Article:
10
May

What’s the future likely to look like for utility customers?

What’s the future likely to look like for utility customers? The answer lies inside the global trends that are unfolding right now:

  • Smart Monitoring: Instrumenting grids via sensor networks (with an IP overlay) can continually improve the efficiency and effectiveness of legacy grid infrastructures.
  • Demand Management: To improve grid utilization and achieve energy consumption goals, leaders are leveraging industrial automation, building control systems, home energy management systems, AMI, dynamic pricing, and demand response signaling.
  • Solar/Wind: Meeting policy goals and market demand for cleaner energy from increasingly renewable sources is requiring the adoption of new technologies.
  • Distributed Generation: Policy-makers are focused on the potential for onsite generation by commercial and residential customers – who see here the opportunity to gain greater independence from an increasingly high-cost energy grid.
  • Electric Vehicles: New types of operations and new business models will support the rapid growth in plug-in electric vehicles via smart-distribution solutions and smart endpoints located in homes and businesses.
  • N-Way Smart Grids: Power flows on distribution networks will become 2-way; the power flow between transmission and distribution will increasingly become dynamic and multi-directional. Managing the resultant “n-way” power flows requires a peer-to-peer telecommunications platform.
  • Virtual Power Plants: Integrating highly distributed generation, energy storage and responsive demand into grids and into market operations is having the effect of creating higher levels of electric service reliability and is enabling broad market participation.
  • Distributed Storage: Grid-scale storage solution using large scale and distributed storage solutions to enhance grid reliability and utilization to manage grid stability for intermittent green power.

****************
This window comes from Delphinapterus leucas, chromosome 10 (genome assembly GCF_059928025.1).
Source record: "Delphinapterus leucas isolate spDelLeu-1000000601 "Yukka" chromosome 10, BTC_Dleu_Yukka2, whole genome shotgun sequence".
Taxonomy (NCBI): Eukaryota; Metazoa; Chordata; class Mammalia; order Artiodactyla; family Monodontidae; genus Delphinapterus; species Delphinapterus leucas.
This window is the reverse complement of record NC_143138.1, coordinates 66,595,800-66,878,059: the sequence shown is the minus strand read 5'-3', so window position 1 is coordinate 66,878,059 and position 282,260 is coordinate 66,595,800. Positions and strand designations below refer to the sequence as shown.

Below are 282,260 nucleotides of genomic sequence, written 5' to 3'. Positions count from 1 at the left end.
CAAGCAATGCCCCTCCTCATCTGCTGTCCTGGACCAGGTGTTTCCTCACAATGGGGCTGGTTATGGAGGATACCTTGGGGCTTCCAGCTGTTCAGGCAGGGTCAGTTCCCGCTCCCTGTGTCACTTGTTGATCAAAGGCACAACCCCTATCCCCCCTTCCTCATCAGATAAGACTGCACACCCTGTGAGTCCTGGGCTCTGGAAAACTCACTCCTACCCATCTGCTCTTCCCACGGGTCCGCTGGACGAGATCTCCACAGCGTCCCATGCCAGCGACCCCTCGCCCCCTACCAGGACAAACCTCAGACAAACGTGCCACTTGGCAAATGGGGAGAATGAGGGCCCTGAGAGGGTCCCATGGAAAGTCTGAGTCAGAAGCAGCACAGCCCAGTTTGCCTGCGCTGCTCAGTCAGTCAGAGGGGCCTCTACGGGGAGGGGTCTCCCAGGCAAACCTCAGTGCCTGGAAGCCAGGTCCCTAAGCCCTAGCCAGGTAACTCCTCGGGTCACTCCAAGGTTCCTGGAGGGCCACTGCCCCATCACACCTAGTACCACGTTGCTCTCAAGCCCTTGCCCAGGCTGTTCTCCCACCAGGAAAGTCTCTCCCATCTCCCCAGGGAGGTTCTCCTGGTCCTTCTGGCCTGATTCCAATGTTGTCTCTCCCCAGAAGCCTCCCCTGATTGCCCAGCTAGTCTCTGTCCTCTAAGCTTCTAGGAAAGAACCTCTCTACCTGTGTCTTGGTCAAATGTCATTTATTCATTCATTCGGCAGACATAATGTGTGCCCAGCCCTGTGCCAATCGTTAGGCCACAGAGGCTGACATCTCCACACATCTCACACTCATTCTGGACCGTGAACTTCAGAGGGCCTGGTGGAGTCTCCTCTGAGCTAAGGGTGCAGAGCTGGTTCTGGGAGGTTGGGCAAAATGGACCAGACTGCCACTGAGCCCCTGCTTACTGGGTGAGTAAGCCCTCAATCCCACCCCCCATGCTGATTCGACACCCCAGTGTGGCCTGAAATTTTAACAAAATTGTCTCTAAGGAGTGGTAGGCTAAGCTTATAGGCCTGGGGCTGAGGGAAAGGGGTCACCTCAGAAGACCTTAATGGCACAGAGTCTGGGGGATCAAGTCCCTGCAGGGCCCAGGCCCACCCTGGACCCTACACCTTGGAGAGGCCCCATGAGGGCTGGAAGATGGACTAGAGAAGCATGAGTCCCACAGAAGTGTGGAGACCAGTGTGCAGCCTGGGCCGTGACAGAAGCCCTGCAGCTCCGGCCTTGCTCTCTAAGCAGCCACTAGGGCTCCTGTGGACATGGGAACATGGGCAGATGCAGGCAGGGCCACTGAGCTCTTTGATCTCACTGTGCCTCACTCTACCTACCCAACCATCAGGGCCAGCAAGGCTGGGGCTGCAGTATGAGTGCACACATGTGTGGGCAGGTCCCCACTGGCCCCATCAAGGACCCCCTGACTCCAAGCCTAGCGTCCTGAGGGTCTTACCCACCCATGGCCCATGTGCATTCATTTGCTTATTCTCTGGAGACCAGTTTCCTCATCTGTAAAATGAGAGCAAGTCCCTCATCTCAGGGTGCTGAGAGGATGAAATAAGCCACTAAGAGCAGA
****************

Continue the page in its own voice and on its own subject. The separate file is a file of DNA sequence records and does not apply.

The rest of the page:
This alternative future is fully dependent on broad deployment of IP-based peer-to-peer telecommunications infrastructure. The good news is that much of the future is already happening, faster in some places and slower in others.

Near-real-time information allows utilities to manage the entire electricity system as an integrated framework, actively sensing and responding to changes in power demand, supply, costs, quality, and emissions across various locations and devices.

Making the grid smarter, faster, more secure, and more resilient is one of the great business and technology opportunities of the next century. The good news for utilities is, there is an exciting convergence going on already between energy technology and information technology. In order to fully realize the benefits of this convergence, the technology architecture must align to the business architecture. Utilities and the vendors who build technical solutions must be as knowledgeable about industry business issues as they are about their technology AND have a plan in place for the technology architecture to keep pace with the business architecture.

Electric utilities have significant challenges in implementing converged ET/IT platforms; among them are the issues of legacy integration and deployment management. The legacy device and system issue can dominate technology adoption in a utility: it is not possible to make wholesale and immediate changes to utility infrastructure for both financial and logistical reasons. Any technology upgrade plan must these points into account and must understand the business implications of a proposed upgrade.